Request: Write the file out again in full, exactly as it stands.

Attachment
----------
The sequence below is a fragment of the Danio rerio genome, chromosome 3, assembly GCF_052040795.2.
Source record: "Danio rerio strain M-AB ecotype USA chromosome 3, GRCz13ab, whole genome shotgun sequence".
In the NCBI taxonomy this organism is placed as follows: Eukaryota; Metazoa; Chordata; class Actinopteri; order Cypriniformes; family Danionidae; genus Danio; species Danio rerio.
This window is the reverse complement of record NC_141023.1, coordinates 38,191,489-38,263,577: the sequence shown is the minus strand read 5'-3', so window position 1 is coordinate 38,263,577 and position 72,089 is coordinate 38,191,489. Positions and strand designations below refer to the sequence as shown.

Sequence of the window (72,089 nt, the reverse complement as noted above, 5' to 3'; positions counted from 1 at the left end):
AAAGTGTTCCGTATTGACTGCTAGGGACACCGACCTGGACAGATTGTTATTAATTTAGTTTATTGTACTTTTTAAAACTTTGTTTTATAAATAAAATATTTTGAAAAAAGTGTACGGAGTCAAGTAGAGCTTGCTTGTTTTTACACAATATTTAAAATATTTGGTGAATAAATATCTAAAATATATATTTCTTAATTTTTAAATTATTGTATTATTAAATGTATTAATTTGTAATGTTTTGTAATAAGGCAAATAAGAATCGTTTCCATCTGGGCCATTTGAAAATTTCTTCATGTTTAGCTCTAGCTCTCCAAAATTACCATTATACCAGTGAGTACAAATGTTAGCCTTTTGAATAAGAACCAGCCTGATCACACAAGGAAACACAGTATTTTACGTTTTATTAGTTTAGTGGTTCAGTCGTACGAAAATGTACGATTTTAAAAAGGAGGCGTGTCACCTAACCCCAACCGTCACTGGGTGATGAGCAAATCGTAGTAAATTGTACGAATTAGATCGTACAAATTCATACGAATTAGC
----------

The sequence below is a fragment of the Danio rerio genome, chromosome 3, assembly GCF_052040795.2.
Source record: "Danio rerio strain M-AB ecotype USA chromosome 3, GRCz13ab, whole genome shotgun sequence".
In the NCBI taxonomy this organism is placed as follows: Eukaryota; Metazoa; Chordata; class Actinopteri; order Cypriniformes; family Danionidae; genus Danio; species Danio rerio.
This window is the reverse complement of record NC_141023.1, coordinates 38,191,489-38,263,577: the sequence shown is the minus strand read 5'-3', so window position 1 is coordinate 38,263,577 and position 72,089 is coordinate 38,191,489. Positions and strand designations below refer to the sequence as shown.

Sequence of the window (72,089 nt, the reverse complement as noted above, 5' to 3'; positions counted from 1 at the left end):
AAAGTGTTCCGTATTGACTGCTAGGGACACCGACCTGGACAGATTGTTATTAATTTAGTTTATTGTACTTTTTAAAACTTTGTTTTATAAATAAAATATTTTGAAAAAAGTGTACGGAGTCAAGTAGAGCTTGCTTGTTTTTACACAATATTTAAAATATTTGGTGAATAAATATCTAAAATATATATTTCTTAATTTTTAAATTATTGTATTATTAAATGTATTAATTTGTAATGTTTTGTAATAAGGCAAATAAGAATCGTTTCCATCTGGGCCATTTGAAAATTTCTTCATGTTTAGCTCTAGCTCTCCAAAATTACCATTATACCAGTGAGTACAAATGTTAGCCTTTTGAATAAGAACCAGCCTGATCACACAAGGAAACACAGTATTTTACGTTTTATTAGTTTAGTGGTTCAGTCGTACGAAAATGTACGATTTTAAAAAGGAGGCGTGTCACCTAACCCCAACCGTCACTGGGTGATGAGCAAATCGTAGTAAATTGTACGAATTAGATCGTACAAATTCATACGAATTAGC